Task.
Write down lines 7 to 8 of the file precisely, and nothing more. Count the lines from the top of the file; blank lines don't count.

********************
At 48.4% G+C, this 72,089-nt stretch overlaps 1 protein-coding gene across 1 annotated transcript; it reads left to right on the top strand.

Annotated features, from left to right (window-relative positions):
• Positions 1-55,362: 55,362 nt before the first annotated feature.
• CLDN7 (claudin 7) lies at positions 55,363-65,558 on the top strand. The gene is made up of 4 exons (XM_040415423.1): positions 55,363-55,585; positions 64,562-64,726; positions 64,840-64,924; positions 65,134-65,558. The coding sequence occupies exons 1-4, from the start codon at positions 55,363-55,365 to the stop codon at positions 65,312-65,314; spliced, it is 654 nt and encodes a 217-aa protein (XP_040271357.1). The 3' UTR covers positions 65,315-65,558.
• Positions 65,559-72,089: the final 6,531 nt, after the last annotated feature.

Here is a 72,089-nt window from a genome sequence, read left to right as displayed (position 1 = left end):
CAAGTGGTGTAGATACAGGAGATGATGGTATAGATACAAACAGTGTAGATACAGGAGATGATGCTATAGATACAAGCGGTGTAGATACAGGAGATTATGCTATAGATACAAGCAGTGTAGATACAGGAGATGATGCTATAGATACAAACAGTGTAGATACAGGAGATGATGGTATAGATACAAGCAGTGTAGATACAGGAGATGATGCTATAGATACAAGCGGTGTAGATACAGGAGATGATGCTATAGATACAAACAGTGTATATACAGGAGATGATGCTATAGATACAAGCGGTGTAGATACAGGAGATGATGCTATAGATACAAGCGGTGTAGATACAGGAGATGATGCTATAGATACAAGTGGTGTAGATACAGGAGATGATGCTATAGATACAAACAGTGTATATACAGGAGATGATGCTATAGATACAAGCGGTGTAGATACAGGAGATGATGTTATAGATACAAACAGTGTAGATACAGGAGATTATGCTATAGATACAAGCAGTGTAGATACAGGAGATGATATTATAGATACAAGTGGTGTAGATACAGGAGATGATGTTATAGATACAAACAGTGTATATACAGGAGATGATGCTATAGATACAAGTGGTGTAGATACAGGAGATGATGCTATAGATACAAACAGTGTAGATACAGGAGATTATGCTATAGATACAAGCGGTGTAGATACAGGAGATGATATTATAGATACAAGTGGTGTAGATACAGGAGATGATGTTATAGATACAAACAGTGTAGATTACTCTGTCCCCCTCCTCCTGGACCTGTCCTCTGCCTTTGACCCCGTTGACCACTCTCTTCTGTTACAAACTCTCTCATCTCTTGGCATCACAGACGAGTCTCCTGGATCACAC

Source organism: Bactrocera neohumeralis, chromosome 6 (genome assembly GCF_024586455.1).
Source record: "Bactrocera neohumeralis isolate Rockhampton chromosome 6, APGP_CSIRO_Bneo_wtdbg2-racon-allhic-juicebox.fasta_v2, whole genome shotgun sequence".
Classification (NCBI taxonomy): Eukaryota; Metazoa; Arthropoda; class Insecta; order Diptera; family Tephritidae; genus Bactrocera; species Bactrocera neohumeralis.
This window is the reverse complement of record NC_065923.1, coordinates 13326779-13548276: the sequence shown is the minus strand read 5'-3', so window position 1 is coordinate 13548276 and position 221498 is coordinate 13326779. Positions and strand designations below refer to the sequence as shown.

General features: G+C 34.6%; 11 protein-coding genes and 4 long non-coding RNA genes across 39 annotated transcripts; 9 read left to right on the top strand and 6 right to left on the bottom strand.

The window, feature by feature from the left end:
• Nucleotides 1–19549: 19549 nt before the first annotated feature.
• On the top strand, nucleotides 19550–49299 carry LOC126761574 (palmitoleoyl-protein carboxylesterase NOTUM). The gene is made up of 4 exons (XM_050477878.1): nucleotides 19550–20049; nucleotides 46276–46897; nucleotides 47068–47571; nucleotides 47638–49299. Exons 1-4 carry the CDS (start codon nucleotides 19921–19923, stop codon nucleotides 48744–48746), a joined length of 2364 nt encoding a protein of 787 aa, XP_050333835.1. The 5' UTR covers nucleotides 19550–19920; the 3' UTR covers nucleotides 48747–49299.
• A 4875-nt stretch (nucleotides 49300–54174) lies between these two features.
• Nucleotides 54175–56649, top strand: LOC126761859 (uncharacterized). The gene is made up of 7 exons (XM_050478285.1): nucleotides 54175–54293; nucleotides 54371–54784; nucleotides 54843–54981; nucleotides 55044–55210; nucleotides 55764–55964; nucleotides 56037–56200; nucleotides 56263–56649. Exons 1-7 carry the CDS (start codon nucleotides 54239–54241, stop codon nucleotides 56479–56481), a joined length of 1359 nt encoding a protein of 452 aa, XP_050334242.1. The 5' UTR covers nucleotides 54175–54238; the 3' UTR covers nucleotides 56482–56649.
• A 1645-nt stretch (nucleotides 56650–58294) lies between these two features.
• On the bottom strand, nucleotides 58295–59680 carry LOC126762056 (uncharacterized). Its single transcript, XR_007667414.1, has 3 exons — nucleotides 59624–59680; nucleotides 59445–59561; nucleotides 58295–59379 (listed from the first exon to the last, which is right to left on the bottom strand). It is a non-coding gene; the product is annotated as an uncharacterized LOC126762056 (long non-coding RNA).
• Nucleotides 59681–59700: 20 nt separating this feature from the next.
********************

CAAGTGGTGTAGATACAGGAGATGATGGTATAGATACAAACAGTGTAGATACAGGAGATGATGCTATAGATACAAGCGGTGTAGATACAGGAGATTATGCTATAGATACAAGCAGTGTAGATACAGGAGATGATGCTATAGATACAAACAGTGTAGATACAGGAGATGATGGTATAGATACAAGCAGTGTAGATACAGGAGATGATGCTATAGATACAAGCGGTGTAGATACAGGAGATGATGCTATAGATACAAACAGTGTATATACAGGAGATGATGCTATAGATACAAGCGGTGTAGATACAGGAGATGATGCTATAGATACAAGCGGTGTAGATACAGGAGATGATGCTATAGATACAAGTGGTGTAGATACAGGAGATGATGCTATAGATACAAACAGTGTATATACAGGAGATGATGCTATAGATACAAGCGGTGTAGATACAGGAGATGATGTTATAGATACAAACAGTGTAGATACAGGAGATTATGCTATAGATACAAGCAGTGTAGATACAGGAGATGATATTATAGATACAAGTGGTGTAGATACAGGAGATGATGTTATAGATACAAACAGTGTATATACAGGAGATGATGCTATAGATACAAGTGGTGTAGATACAGGAGATGATGCTATAGATACAAACAGTGTAGATACAGGAGATTATGCTATAGATACAAGCGGTGTAGATACAGGAGATGATATTATAGATACAAGTGGTGTAGATACAGGAGATGATGTTATAGATACAAACAGTGTAGATTACTCTGTCCCCCTCCTCCTGGACCTGTCCTCTGCCTTTGACCCCGTTGACCACTCTCTTCTGTTACAAACTCTCTCATCTCTTGGCATCACAGACGAGTCTCCTGGATCACAC

Source organism: Bactrocera neohumeralis, chromosome 6 (genome assembly GCF_024586455.1).